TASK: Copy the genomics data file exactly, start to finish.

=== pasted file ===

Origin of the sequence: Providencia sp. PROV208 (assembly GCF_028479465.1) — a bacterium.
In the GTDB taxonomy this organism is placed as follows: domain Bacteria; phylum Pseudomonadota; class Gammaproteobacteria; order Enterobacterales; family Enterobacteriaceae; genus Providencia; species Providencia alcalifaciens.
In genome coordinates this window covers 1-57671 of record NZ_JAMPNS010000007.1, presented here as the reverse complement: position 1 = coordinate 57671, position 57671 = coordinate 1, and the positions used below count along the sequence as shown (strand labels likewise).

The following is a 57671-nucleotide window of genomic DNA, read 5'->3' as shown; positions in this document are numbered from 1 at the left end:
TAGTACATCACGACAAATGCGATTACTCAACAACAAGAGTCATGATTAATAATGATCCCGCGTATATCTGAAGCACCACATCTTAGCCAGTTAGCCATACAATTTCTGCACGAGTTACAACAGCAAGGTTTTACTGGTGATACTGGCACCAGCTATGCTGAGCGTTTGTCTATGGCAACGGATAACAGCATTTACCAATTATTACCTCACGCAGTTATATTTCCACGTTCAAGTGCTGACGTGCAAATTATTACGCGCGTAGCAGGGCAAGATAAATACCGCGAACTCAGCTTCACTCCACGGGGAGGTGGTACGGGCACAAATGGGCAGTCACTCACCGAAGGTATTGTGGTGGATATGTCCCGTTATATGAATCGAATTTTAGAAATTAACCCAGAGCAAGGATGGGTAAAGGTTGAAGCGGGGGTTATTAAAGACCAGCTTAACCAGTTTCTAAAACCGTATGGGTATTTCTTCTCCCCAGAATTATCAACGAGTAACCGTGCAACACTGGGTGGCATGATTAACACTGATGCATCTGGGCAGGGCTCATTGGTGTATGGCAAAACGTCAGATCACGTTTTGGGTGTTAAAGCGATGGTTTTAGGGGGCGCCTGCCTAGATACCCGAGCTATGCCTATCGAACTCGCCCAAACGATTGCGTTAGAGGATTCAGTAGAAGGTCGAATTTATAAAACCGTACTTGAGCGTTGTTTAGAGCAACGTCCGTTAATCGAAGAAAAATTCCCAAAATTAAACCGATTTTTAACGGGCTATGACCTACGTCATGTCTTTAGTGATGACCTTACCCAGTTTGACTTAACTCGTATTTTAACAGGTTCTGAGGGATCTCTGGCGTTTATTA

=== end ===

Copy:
Origin of the sequence: Providencia sp. PROV208 (assembly GCF_028479465.1) — a bacterium.
In the GTDB taxonomy this organism is placed as follows: domain Bacteria; phylum Pseudomonadota; class Gammaproteobacteria; order Enterobacterales; family Enterobacteriaceae; genus Providencia; species Providencia alcalifaciens.
In genome coordinates this window covers 1-57671 of record NZ_JAMPNS010000007.1, presented here as the reverse complement: position 1 = coordinate 57671, position 57671 = coordinate 1, and the positions used below count along the sequence as shown (strand labels likewise).

The following is a 57671-nucleotide window of genomic DNA, read 5'->3' as shown; positions in this document are numbered from 1 at the left end:
TAGTACATCACGACAAATGCGATTACTCAACAACAAGAGTCATGATTAATAATGATCCCGCGTATATCTGAAGCACCACATCTTAGCCAGTTAGCCATACAATTTCTGCACGAGTTACAACAGCAAGGTTTTACTGGTGATACTGGCACCAGCTATGCTGAGCGTTTGTCTATGGCAACGGATAACAGCATTTACCAATTATTACCTCACGCAGTTATATTTCCACGTTCAAGTGCTGACGTGCAAATTATTACGCGCGTAGCAGGGCAAGATAAATACCGCGAACTCAGCTTCACTCCACGGGGAGGTGGTACGGGCACAAATGGGCAGTCACTCACCGAAGGTATTGTGGTGGATATGTCCCGTTATATGAATCGAATTTTAGAAATTAACCCAGAGCAAGGATGGGTAAAGGTTGAAGCGGGGGTTATTAAAGACCAGCTTAACCAGTTTCTAAAACCGTATGGGTATTTCTTCTCCCCAGAATTATCAACGAGTAACCGTGCAACACTGGGTGGCATGATTAACACTGATGCATCTGGGCAGGGCTCATTGGTGTATGGCAAAACGTCAGATCACGTTTTGGGTGTTAAAGCGATGGTTTTAGGGGGCGCCTGCCTAGATACCCGAGCTATGCCTATCGAACTCGCCCAAACGATTGCGTTAGAGGATTCAGTAGAAGGTCGAATTTATAAAACCGTACTTGAGCGTTGTTTAGAGCAACGTCCGTTAATCGAAGAAAAATTCCCAAAATTAAACCGATTTTTAACGGGCTATGACCTACGTCATGTCTTTAGTGATGACCTTACCCAGTTTGACTTAACTCGTATTTTAACAGGTTCTGAGGGATCTCTGGCGTTTATTA